Heritage site or magical space? Sintra, the UNESCO classification, glamour and atonement: the anthropology of contrasts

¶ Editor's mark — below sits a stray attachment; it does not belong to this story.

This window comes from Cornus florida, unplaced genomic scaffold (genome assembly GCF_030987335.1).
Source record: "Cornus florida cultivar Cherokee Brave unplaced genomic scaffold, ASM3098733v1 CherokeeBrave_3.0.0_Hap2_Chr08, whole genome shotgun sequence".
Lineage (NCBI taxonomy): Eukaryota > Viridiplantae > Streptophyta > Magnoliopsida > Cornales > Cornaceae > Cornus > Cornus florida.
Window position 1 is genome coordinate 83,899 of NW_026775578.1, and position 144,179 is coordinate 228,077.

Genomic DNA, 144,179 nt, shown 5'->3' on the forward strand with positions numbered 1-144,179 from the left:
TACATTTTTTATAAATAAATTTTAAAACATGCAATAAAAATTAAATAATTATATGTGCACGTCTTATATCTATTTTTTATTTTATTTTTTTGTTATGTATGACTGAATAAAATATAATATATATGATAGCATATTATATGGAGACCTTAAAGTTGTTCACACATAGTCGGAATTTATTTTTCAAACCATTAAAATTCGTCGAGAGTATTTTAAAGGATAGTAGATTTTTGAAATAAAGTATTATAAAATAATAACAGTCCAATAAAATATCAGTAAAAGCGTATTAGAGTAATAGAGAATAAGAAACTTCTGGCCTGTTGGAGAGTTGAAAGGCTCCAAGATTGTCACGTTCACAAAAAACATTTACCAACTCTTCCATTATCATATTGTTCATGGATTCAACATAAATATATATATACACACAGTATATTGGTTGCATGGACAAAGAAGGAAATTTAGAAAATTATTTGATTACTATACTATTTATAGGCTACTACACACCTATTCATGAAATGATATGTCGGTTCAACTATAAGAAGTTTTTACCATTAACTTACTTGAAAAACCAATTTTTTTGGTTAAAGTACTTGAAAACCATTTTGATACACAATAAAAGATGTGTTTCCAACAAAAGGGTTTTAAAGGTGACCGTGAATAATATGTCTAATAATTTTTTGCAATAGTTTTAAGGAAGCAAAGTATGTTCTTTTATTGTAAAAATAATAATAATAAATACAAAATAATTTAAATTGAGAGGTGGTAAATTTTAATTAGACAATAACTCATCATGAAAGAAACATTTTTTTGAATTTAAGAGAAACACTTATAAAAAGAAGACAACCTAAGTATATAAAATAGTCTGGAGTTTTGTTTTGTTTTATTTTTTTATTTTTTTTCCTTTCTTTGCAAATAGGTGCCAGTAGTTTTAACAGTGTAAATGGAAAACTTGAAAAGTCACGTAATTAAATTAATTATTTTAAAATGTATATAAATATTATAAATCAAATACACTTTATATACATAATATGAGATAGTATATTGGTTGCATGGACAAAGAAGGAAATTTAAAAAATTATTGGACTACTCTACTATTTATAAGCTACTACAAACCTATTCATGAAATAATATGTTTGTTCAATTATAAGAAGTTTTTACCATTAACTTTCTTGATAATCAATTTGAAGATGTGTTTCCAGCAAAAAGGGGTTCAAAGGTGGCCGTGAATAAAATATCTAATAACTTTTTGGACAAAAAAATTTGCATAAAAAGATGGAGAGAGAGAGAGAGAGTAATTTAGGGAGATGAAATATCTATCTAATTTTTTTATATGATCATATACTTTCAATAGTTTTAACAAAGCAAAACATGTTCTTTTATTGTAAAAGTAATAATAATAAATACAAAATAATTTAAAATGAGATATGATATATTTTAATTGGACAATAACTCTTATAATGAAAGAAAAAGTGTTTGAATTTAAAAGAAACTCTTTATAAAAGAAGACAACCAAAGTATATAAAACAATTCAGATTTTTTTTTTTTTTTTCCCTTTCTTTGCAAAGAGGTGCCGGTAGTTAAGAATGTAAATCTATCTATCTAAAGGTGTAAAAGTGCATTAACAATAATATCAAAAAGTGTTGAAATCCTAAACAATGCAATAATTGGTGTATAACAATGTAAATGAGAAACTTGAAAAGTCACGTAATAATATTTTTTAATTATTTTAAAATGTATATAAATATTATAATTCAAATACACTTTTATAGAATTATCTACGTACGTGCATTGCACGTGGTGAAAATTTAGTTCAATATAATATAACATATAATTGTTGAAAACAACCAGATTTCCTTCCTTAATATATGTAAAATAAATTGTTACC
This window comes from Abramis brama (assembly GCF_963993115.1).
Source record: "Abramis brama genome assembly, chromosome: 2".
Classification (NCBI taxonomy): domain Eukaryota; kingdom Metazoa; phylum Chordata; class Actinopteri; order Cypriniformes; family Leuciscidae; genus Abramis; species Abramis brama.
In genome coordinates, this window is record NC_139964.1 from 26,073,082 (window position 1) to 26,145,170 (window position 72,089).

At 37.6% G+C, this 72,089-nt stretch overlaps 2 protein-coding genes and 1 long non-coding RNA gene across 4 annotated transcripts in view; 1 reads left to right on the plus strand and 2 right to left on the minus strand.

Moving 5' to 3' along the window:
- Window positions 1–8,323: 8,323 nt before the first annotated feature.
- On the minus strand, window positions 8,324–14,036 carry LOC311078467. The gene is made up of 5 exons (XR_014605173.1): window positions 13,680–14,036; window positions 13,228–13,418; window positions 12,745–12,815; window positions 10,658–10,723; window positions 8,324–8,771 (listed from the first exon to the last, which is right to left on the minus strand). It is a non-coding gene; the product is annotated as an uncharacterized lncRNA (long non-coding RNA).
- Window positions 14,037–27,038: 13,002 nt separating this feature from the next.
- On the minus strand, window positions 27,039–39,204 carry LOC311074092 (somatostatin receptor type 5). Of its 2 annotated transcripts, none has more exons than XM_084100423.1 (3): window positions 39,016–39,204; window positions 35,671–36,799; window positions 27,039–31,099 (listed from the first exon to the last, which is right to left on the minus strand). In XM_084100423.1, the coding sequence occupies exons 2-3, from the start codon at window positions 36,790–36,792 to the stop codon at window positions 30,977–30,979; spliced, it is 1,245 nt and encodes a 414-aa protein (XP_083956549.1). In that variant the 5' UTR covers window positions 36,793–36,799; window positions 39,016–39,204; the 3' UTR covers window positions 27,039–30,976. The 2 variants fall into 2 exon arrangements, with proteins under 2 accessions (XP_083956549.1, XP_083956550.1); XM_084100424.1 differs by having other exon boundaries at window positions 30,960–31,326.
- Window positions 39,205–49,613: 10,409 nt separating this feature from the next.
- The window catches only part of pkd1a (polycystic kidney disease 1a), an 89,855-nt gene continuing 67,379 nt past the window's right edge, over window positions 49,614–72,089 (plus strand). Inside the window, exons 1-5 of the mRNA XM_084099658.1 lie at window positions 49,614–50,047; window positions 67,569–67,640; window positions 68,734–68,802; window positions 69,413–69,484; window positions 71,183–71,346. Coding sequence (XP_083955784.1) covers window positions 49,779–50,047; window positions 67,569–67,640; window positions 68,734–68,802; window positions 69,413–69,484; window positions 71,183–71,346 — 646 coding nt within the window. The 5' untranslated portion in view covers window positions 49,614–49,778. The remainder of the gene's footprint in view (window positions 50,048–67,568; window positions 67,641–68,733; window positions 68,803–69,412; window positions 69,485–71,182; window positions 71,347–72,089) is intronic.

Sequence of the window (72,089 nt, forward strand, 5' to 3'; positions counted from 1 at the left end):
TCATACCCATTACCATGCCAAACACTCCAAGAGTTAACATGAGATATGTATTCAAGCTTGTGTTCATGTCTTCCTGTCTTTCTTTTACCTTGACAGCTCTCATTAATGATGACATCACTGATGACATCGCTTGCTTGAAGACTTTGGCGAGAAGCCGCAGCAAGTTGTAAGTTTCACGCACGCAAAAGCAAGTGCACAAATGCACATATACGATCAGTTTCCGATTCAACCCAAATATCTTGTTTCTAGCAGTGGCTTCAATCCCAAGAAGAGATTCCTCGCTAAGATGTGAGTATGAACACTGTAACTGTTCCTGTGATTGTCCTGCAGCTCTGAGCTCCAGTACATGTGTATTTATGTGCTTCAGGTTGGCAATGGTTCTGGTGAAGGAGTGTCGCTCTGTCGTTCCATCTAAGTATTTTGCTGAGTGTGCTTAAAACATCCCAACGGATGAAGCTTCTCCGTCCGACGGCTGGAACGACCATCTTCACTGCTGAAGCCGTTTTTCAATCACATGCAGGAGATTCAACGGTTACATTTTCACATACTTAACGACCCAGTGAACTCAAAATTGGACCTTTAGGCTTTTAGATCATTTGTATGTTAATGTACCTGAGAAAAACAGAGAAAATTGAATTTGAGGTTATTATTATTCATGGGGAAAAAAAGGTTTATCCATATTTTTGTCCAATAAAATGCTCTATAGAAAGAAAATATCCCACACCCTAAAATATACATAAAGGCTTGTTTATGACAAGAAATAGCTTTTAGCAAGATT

Sintra was inscribed as a UNESCO site in 1995, described as a model of Romantic monumental and natural heritage. It includes classified religious sites,  megalithic monuments, chapels, churches, bringing together ancient pagan religious traditions and elaborated 16th century church altars. One of them is the Convento dos Capuchos. Build in a very simple way, the convent materializes the ideals of the Order of St. Francis of Assisi: the search for spiritual improvement through alienation from the world and renunciation of the pleasures associated with earthly life. Other buildings in Sintra, on the opposite, are glamorous palaces, that the nobility used as summer or week-end houses, for sumptuous parties and gatherings. Since the creation in 2000 of the enterprise Parques de Sintra-Monte da Lua both palaces and monasteries were fenced out and subjected to the enterprise heritage management rules. This fact causes indignation of the former users of the space, who claim that such spaces belong to everyone and one should be able to use them freely. They defend the “magical aura” of Sintra, specially several New Age groups that use the serra for their rituals. This is a clear case where, although “religious” and “heritage” go hand in hand, this joint venture also causes tensions and disputes. These different heritage/religious regimes and the conflicts between the past austere and/or glamourous use of the spaces in contrast with present day uses will be analyzed, bringing to the fore the anthropological reflection on diverse perceptions of heritage and heritage regimes.

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